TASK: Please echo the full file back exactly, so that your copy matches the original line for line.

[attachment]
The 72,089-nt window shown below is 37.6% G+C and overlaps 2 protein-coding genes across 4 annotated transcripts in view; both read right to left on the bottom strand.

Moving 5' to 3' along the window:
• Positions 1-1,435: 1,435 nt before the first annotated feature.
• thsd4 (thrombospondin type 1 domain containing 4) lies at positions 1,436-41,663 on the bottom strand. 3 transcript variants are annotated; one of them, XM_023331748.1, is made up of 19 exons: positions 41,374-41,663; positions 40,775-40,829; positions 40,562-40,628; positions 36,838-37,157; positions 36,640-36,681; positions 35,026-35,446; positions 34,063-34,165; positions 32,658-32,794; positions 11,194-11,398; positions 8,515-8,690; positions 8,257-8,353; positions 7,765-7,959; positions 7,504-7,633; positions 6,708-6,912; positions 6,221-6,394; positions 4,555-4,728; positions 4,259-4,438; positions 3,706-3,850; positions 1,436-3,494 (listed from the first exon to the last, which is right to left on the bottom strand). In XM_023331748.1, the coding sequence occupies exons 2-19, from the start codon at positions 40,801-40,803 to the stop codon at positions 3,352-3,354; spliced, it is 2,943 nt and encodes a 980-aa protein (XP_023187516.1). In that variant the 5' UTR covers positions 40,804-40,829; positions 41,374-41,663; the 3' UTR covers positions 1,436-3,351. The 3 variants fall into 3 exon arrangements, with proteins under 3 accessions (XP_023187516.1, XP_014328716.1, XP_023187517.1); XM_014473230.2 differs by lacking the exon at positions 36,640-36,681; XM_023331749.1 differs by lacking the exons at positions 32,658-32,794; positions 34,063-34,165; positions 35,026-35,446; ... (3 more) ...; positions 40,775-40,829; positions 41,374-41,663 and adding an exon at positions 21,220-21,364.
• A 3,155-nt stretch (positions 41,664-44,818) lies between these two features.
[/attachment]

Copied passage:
The 72,089-nt window shown below is 37.6% G+C and overlaps 2 protein-coding genes across 4 annotated transcripts in view; both read right to left on the bottom strand.

Moving 5' to 3' along the window:
• Positions 1-1,435: 1,435 nt before the first annotated feature.
• thsd4 (thrombospondin type 1 domain containing 4) lies at positions 1,436-41,663 on the bottom strand. 3 transcript variants are annotated; one of them, XM_023331748.1, is made up of 19 exons: positions 41,374-41,663; positions 40,775-40,829; positions 40,562-40,628; positions 36,838-37,157; positions 36,640-36,681; positions 35,026-35,446; positions 34,063-34,165; positions 32,658-32,794; positions 11,194-11,398; positions 8,515-8,690; positions 8,257-8,353; positions 7,765-7,959; positions 7,504-7,633; positions 6,708-6,912; positions 6,221-6,394; positions 4,555-4,728; positions 4,259-4,438; positions 3,706-3,850; positions 1,436-3,494 (listed from the first exon to the last, which is right to left on the bottom strand). In XM_023331748.1, the coding sequence occupies exons 2-19, from the start codon at positions 40,801-40,803 to the stop codon at positions 3,352-3,354; spliced, it is 2,943 nt and encodes a 980-aa protein (XP_023187516.1). In that variant the 5' UTR covers positions 40,804-40,829; positions 41,374-41,663; the 3' UTR covers positions 1,436-3,351. The 3 variants fall into 3 exon arrangements, with proteins under 3 accessions (XP_023187516.1, XP_014328716.1, XP_023187517.1); XM_014473230.2 differs by lacking the exon at positions 36,640-36,681; XM_023331749.1 differs by lacking the exons at positions 32,658-32,794; positions 34,063-34,165; positions 35,026-35,446; ... (3 more) ...; positions 40,775-40,829; positions 41,374-41,663 and adding an exon at positions 21,220-21,364.
• A 3,155-nt stretch (positions 41,664-44,818) lies between these two features.